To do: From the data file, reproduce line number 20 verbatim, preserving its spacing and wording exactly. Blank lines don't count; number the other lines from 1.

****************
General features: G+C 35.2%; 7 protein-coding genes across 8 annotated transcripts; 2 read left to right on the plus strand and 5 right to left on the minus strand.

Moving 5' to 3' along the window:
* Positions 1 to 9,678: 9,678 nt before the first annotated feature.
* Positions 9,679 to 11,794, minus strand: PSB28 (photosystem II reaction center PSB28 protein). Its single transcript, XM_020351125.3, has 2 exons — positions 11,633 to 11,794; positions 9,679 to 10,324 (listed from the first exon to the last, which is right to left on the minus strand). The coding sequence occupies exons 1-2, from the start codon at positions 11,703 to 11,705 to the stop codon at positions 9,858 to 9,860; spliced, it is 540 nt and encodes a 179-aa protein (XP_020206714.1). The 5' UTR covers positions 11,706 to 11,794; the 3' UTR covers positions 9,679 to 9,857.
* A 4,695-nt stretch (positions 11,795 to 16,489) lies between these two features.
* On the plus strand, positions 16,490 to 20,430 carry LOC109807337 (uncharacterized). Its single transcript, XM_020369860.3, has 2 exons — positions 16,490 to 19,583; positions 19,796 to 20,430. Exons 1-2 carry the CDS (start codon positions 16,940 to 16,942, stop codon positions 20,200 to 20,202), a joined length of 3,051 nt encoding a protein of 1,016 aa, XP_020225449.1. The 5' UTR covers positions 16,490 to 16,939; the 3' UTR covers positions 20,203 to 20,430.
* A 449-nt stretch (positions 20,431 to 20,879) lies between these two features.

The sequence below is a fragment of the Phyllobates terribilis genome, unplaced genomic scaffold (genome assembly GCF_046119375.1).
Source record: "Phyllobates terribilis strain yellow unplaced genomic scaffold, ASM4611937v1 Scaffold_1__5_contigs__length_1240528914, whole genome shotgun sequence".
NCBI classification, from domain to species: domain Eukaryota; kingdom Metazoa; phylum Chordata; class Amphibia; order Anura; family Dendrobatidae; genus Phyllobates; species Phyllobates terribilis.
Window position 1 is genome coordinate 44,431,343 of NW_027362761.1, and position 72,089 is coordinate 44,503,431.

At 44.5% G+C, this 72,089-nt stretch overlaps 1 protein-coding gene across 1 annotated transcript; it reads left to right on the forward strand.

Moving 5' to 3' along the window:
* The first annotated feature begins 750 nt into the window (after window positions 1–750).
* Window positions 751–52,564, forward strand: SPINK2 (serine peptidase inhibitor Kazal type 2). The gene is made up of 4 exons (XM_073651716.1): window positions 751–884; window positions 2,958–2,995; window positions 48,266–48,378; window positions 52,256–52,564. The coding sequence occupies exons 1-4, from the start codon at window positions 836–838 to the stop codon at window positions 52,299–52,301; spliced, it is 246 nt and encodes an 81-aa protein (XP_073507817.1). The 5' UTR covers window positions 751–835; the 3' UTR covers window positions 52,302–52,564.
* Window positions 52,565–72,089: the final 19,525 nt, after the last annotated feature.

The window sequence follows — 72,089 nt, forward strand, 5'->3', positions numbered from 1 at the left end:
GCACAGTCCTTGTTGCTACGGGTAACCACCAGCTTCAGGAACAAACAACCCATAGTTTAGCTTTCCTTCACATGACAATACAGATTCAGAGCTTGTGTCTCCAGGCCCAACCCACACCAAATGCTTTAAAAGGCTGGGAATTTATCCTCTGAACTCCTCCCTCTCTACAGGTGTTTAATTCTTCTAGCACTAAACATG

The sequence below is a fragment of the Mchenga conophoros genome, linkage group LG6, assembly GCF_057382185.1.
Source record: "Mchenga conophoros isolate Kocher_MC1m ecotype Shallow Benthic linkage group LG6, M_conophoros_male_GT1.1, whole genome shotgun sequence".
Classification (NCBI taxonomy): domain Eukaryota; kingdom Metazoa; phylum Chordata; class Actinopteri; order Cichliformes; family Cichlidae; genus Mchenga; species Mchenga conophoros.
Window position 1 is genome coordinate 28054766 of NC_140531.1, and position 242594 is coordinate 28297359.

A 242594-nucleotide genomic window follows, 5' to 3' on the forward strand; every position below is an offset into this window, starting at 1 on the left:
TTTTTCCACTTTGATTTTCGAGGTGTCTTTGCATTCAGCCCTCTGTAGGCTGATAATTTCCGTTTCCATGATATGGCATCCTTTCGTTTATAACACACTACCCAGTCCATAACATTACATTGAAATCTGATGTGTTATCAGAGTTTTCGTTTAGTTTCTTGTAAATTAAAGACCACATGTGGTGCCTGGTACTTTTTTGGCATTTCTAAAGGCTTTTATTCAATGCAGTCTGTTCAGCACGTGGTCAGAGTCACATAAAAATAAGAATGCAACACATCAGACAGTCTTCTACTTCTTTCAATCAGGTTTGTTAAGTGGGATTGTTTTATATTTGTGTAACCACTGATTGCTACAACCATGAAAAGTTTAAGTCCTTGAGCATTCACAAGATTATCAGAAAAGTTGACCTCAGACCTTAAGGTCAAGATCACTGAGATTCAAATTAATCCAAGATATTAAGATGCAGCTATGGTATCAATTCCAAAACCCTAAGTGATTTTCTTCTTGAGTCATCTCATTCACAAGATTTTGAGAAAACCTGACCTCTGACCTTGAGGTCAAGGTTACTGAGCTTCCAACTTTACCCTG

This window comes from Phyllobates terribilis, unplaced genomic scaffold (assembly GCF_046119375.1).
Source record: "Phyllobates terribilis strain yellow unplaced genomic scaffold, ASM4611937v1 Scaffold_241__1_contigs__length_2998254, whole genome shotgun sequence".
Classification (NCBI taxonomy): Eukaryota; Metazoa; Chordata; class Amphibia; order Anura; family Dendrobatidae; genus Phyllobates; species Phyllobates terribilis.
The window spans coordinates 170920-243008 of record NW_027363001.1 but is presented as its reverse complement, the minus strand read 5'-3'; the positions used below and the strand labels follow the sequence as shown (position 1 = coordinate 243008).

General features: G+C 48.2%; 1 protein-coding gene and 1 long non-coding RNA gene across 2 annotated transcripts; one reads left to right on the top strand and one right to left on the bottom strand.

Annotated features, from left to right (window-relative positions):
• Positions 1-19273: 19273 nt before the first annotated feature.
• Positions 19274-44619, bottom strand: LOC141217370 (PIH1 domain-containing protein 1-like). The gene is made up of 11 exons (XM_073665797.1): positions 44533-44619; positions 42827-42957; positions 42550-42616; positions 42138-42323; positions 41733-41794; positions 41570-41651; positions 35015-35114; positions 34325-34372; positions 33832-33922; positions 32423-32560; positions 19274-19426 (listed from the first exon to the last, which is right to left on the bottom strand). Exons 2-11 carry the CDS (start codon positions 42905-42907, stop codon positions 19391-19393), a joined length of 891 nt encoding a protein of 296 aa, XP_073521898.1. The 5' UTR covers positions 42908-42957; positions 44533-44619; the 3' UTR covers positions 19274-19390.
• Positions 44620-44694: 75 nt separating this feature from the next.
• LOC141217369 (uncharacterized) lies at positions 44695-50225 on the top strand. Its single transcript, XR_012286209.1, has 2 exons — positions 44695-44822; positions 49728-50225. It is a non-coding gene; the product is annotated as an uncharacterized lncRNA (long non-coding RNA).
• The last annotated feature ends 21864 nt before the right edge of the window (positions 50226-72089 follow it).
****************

Source record: "Mchenga conophoros isolate Kocher_MC1m ecotype Shallow Benthic linkage group LG6, M_conophoros_male_GT1.1, whole genome shotgun sequence".